MARILYN MINTER (b. 1948, USA) lives and works in New York. She has been the subject of numerous solo exhibitions including the San Francisco Museum of Modern Art (2005), the Center for Contemporary Art, Cincinnati, Ohio (2009), La Conservera, Centro de Arte Contemporáneo, Ceutí/Murcia, Spain (2009), the Museum of Contemporary Art, Cleveland, Ohio (2010) and the Deichtorhallen in Hamburg, Germany (2011). Her video Green Pink Caviar was exhibited in the lobby of the MoMA for over a year. In 2015, the Contemporary Arts Museum, Houston, Texas will host Minter’s retrospective, which will travel to Museum of Contemporary Art Denver, the Orange Country Museum of Art, and the Brooklyn Museum.
What new or old tools are you
attached to in your art practice?
The most useful tool is probably digital media—Photoshop, digital cameras, and advanced editing equipment. I feel sorry for artists that don’t take advantage of these tools. It’s made everything a lot easier/faster. For instance, I used to draw paintings out by hand or make collages and then project them onto the canvas using an opaque projector. But now using Photoshop I can really play with the images. Usually I integrate sections of 10 to 20 different photos into one reference/mockup for a painting. Then I can use a digital projector to blow each piece up to scale—my paintings take up to a year to make, and this way I can try out several ideas before committing to a final piece.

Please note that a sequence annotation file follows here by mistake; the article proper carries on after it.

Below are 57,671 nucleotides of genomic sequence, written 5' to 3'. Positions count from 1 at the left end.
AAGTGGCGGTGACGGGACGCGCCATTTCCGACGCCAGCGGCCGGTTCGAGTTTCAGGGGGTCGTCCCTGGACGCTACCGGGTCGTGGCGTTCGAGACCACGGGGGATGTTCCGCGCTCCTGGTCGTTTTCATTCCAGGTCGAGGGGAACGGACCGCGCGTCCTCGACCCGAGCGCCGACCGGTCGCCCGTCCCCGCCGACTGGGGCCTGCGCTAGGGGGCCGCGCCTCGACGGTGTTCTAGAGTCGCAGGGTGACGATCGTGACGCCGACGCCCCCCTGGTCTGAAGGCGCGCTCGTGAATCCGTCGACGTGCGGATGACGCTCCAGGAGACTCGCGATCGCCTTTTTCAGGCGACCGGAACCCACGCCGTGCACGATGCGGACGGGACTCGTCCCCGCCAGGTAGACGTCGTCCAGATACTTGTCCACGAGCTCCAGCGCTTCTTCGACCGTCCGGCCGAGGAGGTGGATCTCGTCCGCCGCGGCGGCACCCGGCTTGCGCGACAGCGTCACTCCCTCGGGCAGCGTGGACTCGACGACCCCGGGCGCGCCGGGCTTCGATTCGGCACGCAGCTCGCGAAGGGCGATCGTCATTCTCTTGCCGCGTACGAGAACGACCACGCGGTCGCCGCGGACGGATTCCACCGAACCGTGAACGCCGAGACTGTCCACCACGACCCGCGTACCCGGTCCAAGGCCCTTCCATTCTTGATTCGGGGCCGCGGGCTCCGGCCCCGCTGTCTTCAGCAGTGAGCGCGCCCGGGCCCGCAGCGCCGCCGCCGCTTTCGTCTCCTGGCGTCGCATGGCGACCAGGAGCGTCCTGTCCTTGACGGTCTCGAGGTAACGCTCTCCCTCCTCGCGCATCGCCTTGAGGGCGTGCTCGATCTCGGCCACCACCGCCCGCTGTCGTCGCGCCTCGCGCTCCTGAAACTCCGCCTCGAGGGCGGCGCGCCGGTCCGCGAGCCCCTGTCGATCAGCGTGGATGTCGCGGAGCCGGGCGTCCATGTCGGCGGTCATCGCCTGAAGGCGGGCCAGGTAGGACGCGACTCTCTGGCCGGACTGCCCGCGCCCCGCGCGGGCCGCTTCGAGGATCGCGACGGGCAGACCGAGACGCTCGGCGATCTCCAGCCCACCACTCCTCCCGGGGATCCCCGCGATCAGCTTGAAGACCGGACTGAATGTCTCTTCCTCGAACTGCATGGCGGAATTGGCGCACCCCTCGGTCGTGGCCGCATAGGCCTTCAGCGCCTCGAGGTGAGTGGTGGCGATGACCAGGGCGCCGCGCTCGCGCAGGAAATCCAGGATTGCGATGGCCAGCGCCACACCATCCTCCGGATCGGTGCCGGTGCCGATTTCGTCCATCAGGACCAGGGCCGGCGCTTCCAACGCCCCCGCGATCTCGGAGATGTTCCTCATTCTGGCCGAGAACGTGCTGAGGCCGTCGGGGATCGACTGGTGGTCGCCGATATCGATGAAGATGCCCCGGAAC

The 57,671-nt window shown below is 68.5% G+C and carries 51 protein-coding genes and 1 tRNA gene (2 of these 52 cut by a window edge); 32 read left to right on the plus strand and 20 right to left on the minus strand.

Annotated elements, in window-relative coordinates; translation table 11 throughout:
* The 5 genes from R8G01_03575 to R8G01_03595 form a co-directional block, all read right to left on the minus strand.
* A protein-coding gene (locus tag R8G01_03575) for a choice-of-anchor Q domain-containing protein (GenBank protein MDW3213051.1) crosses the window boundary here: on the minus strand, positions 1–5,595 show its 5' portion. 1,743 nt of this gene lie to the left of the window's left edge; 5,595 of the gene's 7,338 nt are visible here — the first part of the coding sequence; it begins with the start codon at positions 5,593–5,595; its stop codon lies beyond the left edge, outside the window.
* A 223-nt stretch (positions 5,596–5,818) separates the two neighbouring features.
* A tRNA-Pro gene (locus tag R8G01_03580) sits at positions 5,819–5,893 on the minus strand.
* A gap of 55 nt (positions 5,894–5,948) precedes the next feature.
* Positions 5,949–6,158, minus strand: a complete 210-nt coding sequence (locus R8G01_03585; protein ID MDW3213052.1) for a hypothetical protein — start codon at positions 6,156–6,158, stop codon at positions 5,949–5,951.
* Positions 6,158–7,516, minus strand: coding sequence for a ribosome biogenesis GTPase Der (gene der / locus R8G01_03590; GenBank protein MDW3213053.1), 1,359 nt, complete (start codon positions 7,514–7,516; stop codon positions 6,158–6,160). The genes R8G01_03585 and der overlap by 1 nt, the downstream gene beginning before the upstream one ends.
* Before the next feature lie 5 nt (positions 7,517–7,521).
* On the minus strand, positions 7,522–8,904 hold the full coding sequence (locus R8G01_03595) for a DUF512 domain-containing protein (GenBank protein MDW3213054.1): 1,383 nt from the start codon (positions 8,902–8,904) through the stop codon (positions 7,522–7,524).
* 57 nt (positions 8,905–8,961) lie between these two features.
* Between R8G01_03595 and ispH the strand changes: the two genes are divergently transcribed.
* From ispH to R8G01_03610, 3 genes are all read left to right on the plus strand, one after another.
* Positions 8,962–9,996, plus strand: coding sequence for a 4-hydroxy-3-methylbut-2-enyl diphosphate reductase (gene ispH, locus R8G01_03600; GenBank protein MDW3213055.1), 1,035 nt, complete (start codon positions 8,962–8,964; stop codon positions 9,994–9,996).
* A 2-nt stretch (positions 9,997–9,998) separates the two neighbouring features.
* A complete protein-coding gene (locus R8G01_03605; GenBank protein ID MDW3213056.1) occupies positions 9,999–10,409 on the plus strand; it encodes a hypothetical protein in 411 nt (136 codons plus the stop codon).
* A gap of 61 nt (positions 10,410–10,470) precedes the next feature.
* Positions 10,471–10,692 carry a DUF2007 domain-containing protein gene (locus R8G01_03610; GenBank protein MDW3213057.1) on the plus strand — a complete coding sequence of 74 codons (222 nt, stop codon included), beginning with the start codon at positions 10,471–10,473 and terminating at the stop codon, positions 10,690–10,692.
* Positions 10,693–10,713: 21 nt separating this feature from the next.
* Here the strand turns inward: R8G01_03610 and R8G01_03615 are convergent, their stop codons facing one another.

What tools have you rejected?
I never use tricky, gimmicky filters in Photoshop—they look so bad and unreal—but I’m open to anything that will assist me and further my vision. As a teacher I always try to dispel the myth that there is only one way to make art. I’m a firm believer of using whatever tools make you a better artist.
What have the tools
done to your art?
These are great questions. I probably would have been okay with just painting in the studio by myself forever, but fuck it. I wanted to take photos and make videos and I think it’s made me a better artist, the experiences expanded the scope of my work and how I think. Everything I do in photography changes the way I make paintings and videos and vice versa—everything I do in my video work changes the way I paint and take photos.